Mr. Script

Time Traveling

See how three scripts allow for dealing with restore points remotely.

A couple of months ago, I received a Critical Update notification for Windows XP. I reviewed the update documentation and, sure enough, it was critical. A weakness had been found that could potentially allow an attacker to gain complete control of my system. In the fine print, I noticed something else: Once installed, this update couldn’t be removed. So, being the cautious fellow that I am, I created a System Restore point, just in case. Boy, am I glad I did! This particular update caused a tremendous system slowdown—particularly in Internet Explorer and Outlook. We reported it to Microsoft, who soon took the update off the “Critical” list and placed it on the “Recommended” list. I was able to restore my system back to its previous state, and all was right with the world (except that the initial weakness was still there). Since then, Microsoft has revised the update and put it back on the “Critical” list. I downloaded this newer version, and everything’s all right.

This adventure got me thinking about what a powerful tool the System Restore Utility really is. It also got me thinking about how easy it is to forget to save a restore point—particularly when installing software remotely via scripting. Well fear not, fair readers, there is hope.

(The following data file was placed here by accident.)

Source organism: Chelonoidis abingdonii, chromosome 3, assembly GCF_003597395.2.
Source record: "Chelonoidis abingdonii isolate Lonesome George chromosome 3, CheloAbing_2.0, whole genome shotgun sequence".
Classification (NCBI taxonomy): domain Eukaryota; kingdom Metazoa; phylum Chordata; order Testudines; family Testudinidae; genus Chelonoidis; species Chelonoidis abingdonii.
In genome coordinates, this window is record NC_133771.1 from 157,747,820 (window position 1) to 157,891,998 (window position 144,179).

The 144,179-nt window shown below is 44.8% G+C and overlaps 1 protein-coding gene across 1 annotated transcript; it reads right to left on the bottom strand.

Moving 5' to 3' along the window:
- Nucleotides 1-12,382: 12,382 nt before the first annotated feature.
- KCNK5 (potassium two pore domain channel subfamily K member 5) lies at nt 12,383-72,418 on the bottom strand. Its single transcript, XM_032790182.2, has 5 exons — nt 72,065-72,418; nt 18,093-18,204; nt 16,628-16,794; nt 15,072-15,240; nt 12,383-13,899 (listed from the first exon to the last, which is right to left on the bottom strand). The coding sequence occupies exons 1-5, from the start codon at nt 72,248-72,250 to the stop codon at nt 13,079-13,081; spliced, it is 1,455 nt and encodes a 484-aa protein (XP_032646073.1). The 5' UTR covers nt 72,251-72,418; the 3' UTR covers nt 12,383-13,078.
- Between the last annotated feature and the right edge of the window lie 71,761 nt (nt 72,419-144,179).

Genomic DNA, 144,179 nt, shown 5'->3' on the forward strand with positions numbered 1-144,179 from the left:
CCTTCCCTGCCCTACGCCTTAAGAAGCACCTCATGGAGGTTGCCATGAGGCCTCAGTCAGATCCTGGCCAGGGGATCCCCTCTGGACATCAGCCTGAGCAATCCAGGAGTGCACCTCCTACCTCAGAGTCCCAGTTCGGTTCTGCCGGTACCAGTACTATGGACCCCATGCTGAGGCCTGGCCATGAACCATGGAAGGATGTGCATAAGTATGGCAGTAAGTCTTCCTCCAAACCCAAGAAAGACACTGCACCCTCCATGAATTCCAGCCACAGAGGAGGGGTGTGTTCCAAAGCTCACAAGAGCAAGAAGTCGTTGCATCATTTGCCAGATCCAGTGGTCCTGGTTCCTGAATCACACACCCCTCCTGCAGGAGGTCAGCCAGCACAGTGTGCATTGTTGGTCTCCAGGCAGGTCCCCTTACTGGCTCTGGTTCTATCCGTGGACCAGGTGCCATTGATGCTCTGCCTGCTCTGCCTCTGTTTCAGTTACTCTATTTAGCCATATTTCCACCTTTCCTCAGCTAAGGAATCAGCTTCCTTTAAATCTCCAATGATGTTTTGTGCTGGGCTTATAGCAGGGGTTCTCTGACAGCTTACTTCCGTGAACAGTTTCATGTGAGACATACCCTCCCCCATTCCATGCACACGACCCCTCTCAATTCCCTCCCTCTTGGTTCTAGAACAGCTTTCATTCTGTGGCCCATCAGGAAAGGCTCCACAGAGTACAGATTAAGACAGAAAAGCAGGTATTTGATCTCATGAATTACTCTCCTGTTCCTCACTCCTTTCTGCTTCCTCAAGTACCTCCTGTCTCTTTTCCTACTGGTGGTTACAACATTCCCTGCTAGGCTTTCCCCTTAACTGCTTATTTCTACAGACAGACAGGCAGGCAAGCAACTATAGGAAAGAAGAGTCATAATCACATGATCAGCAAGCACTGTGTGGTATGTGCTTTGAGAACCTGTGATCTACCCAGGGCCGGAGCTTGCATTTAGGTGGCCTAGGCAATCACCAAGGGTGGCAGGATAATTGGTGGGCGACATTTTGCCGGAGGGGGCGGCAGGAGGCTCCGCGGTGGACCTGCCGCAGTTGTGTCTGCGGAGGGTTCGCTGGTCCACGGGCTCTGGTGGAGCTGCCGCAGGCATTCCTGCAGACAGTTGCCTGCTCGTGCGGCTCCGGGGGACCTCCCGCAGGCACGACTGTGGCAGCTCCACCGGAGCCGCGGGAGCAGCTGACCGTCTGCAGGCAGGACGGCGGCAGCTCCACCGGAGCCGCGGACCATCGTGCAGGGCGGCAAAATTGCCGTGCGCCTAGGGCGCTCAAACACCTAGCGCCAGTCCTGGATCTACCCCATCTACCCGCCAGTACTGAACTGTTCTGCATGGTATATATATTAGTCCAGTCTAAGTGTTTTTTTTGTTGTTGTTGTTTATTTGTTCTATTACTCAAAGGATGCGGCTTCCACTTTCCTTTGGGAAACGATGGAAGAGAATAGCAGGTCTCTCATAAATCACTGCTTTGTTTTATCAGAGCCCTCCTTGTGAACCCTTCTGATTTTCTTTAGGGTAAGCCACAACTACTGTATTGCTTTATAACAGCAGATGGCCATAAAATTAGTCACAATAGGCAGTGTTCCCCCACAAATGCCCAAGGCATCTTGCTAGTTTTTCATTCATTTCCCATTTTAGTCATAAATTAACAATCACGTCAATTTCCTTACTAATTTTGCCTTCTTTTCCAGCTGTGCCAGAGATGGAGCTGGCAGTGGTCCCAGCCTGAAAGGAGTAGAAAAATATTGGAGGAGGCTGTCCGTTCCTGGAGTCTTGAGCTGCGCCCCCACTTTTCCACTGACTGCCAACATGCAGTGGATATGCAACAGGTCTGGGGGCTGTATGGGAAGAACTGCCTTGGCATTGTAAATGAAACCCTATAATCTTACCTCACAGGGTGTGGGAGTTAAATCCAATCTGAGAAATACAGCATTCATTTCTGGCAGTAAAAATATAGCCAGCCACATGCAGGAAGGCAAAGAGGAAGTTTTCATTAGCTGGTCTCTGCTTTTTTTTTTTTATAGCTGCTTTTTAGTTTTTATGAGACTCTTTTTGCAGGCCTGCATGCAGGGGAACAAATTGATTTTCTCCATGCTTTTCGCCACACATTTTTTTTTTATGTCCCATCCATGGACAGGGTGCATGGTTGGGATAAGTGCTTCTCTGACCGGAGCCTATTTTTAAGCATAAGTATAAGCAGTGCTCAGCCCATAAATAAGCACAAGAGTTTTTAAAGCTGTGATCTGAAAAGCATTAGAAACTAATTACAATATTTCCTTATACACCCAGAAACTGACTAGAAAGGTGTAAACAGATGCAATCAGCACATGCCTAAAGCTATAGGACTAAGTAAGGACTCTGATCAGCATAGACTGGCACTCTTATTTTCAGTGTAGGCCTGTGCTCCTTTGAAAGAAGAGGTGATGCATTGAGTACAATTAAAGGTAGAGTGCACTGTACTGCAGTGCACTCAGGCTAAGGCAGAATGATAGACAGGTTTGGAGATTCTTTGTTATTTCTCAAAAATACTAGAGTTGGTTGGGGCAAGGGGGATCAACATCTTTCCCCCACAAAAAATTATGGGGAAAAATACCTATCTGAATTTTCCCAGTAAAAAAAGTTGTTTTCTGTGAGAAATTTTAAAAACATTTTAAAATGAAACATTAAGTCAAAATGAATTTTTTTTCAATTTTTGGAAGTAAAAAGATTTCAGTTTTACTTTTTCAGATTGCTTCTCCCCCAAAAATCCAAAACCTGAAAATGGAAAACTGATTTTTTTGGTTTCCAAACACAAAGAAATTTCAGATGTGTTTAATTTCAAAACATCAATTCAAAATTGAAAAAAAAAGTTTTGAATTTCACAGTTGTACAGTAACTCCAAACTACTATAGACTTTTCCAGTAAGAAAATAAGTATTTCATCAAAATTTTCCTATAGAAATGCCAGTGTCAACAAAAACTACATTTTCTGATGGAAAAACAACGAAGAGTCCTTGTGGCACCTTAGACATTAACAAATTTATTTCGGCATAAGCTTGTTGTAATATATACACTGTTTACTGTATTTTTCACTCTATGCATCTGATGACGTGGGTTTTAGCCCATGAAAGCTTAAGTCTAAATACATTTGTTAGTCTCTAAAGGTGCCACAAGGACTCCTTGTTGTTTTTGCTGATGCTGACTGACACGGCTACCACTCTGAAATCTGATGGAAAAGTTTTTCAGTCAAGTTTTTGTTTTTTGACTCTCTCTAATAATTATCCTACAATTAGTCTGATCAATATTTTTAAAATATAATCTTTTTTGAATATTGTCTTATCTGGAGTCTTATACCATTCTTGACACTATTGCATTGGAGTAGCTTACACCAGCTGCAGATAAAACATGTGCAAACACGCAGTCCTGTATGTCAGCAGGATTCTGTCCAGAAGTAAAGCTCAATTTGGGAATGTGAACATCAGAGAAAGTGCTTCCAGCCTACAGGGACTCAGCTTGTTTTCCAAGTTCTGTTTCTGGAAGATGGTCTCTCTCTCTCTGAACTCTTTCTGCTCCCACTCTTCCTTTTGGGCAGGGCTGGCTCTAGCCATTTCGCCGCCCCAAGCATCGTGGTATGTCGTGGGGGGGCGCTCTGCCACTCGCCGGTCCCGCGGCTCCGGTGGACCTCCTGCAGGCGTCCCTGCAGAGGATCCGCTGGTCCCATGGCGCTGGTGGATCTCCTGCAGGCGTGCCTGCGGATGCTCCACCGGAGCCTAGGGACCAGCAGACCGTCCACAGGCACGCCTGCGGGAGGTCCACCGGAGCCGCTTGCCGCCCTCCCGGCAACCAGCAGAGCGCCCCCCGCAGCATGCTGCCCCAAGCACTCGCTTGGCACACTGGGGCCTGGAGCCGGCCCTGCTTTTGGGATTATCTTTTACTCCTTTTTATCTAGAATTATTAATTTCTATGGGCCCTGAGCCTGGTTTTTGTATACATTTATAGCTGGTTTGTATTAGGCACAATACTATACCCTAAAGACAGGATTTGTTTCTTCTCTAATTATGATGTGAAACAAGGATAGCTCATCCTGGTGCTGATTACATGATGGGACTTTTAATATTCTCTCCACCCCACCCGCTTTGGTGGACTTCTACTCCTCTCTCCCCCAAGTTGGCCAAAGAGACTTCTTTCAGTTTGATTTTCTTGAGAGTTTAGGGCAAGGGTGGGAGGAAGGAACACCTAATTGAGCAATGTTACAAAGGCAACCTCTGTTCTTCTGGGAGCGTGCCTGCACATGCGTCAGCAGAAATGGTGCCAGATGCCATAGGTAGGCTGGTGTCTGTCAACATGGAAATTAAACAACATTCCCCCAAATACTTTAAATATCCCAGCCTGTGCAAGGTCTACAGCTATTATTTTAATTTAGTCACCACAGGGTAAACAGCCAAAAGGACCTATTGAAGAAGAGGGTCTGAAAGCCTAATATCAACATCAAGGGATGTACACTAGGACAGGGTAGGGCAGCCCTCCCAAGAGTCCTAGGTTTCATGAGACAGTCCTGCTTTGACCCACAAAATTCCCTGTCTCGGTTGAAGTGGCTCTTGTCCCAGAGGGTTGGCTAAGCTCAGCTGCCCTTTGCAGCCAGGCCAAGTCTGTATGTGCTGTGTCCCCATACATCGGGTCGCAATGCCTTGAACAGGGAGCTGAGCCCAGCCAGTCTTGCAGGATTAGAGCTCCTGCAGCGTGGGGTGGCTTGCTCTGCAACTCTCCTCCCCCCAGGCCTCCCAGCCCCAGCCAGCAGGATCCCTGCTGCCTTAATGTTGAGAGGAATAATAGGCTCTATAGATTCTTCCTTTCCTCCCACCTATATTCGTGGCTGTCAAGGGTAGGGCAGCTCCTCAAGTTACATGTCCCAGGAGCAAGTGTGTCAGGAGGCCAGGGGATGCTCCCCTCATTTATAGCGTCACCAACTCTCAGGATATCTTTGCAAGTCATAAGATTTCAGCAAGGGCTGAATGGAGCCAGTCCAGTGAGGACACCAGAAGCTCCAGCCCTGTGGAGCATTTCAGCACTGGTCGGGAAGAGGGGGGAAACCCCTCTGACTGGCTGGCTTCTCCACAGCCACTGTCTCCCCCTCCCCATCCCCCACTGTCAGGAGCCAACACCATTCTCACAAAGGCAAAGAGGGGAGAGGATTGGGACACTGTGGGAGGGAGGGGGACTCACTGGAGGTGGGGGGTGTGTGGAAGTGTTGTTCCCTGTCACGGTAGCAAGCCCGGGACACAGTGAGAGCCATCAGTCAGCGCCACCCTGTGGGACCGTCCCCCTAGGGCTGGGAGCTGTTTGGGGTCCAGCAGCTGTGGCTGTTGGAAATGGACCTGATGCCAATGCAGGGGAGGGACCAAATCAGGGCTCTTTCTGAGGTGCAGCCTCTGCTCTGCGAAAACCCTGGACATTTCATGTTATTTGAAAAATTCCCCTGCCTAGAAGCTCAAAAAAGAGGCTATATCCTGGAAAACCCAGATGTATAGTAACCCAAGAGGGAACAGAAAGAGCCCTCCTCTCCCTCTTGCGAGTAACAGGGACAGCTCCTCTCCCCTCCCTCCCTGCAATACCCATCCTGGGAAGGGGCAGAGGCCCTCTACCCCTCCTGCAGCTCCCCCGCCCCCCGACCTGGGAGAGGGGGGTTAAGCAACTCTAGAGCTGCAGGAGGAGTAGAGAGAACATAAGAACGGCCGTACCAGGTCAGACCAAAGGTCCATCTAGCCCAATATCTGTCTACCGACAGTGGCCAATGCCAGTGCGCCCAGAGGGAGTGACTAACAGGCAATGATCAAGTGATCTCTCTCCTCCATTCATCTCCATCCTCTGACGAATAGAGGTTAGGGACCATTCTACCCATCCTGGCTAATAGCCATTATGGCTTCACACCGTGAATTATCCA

<package>
<comment>
RemoteSysRestore.wsf
Enumerate, Create, and Restore
</comment>
 
<job id="List">
  <runtime>
   <description>
   Script listing available restore points
   </description>

   <example>
   cscript RemoteSysRestore.wsf //Job:List /Computer:     computername
   </example>    

   <named
   name="
Computer"
   helpstring="the name of the computer ('.' or omit for local)"
   type="string"
   required="false"
   />
  </runtime>   

  <script language="VBScript">
  ' List available restore points

  Option Explicit
  Dim objWMI, clsPoint, strComputer

  If Wscript.Arguments.Named.Exists("Computer") Then
   strComputer=WScript.Arguments.Named.Item("Computer")
  Else
   strComputer="."
  End If
  Set objWMI = getobject("winmgmts:\\" & strComputer &    "\root\default").InstancesOf ("systemrestore")
  For Each clsPoint In objWMI
   WScript.Echo clsPoint.creationtime
   WScript.Echo clsPoint.description
   WScript.Echo "Sequence Number=" & clsPoint.sequencenumber
  Next
  </script>
 </job>

 <job id="Create">